Future of wireless audio/video at mercy of Senate Commerce subcommittee
By Ken Kerschbaumer
The U.S. Senate Commerce subcommittee met on Thursday afternoon for full committee markup of S.2686, the Communications, Consumers Choice, and Broadband Deployment Act of 2006. After an afternoon of hashing out various provisions in the bill it agreed to reconvene again next Tuesday to hash out which amendments will be attached to the Communications, Consumers Choice, and Broadband Deployment Act of 2006, before the bill goes to the Senate floor.
Among the provisions? Numbers 601 and 602 that will allow for unlicensed devices to be used within White Spaces spectrum which the professional audio and video industry rely on.
Senator Ted Stevens (R-AK)Stevens is among the champions of the bill which includes a provision to allow consumers to use White Spaces spectrum for wireless transmission. The goal of the legislation, says Stevens, is to make it easier for companies to offer broadband services to consumers. “Allowing unlicensed operations in the broadcast band could play a significant role in bringing wireless broadband and home networking to more of our citizens by lowering costs, particularly in Alaska where connectivity is so important due to our remoteness,” he says.
But the provision chills those in the professional audio and video industry to the bone. With unlicensed devices running wild in spectrum currently set aside for licensed users the potential for interference would render wireless audio and video for the TV industry and coaching communications useless.
The very definition of white spaces are empty channels in the public airwaves than are reserved for TV use, says Lou Libin, RF expert and president and CEO of Broad Comm. And now the FCC wants to allow more users, which are unenforceable users, to be allowed in that spectrum.
Libin says the government is over looking the importance of wireless audio and video transmission to not only help cover golf tournaments but also traffic accidents or other incidents. Broadcasters need spectrum that works, he says. We re not like the guys who deliver the soda and beer to the stadium who can share spectrum.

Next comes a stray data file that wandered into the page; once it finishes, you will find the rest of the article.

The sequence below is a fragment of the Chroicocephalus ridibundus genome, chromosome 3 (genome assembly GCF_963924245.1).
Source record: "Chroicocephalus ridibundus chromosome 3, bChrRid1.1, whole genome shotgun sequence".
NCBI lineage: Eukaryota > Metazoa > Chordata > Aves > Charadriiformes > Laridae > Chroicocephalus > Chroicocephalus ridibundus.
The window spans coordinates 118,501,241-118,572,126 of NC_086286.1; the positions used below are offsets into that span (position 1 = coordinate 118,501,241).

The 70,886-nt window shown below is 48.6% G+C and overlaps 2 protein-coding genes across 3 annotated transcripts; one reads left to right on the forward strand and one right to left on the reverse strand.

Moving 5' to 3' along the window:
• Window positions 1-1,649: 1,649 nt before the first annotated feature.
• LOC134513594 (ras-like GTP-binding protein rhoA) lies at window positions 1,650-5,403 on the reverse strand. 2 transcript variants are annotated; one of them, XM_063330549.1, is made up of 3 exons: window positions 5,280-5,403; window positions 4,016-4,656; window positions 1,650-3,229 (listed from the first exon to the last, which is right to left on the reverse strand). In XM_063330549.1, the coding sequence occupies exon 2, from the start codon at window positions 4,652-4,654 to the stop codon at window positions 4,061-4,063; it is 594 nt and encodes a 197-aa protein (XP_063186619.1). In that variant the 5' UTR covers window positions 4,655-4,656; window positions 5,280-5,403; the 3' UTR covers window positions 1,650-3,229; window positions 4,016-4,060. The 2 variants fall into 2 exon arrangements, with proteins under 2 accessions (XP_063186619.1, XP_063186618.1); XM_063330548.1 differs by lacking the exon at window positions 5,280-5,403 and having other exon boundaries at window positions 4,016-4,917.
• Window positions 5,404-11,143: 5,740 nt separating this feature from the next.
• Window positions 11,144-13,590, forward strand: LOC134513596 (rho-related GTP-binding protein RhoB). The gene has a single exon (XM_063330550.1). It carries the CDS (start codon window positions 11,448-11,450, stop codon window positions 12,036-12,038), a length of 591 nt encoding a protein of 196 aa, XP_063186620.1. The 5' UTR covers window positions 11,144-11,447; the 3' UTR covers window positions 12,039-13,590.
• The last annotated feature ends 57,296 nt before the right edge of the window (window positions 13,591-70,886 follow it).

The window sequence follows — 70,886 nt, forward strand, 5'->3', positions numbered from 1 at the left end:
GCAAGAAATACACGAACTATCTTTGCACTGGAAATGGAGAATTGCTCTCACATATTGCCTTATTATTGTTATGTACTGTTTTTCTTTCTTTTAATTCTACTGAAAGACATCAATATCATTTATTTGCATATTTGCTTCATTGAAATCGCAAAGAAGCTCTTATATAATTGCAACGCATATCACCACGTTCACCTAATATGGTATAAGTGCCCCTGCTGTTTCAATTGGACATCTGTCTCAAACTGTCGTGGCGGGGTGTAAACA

By making wireless microphones and cameras susceptible to interference from unlicensed devices the legislation will bring the wireless industry to a standstill as it searches for possible solutions. In addition, current wireless devices would potentially be rendered obsolete in 2009.
Part of the problem, says Libin, is that in the past the broadcast industry would be able to solve any challenge government legislation imposed. But that is no longer the case.
We re reaching the limits of physics and a point where you want to use wireless mics or video for events like a golf tournament. Stringing cables is going backwards, not forwards.
James Stoffo, an RF consultant who coordinates frequencies at the Super Bowl, NBA Finals and other live events, concurs. We ll digress 40 or 50 years in technology, back to the wired mics and communications devices, he says. Wireless mics would become unusable and major events will be very difficult.
Libin says the government has to do something for broadcasters to ensure the future of sports, news and other live event broadcasts. They need to give us a special allocation for wireless mics in each market so that we can deal with events, he says.
Jay Gerber, manager of the NFL Frequency Organization Group, mixing a new group of unprofessional wireless users with professional licensed operators without any consideration to those already operating in the spectrum creates a massive mess.
Because they ll be unlicensed we won t have any concept or idea about who is interfering or how they re interfering, says Gerber. We won t be able to contact them [to stop the interference.
There are certain aspects of the proposed legislation that Gerber finds ridiculous. If you experience interference from an unlicensed user you re supposed to file a report within 30 days to the FCC which will then begin a research project and decide what happens, he says. That s not the kind of legislation that protects events and leads to resolution.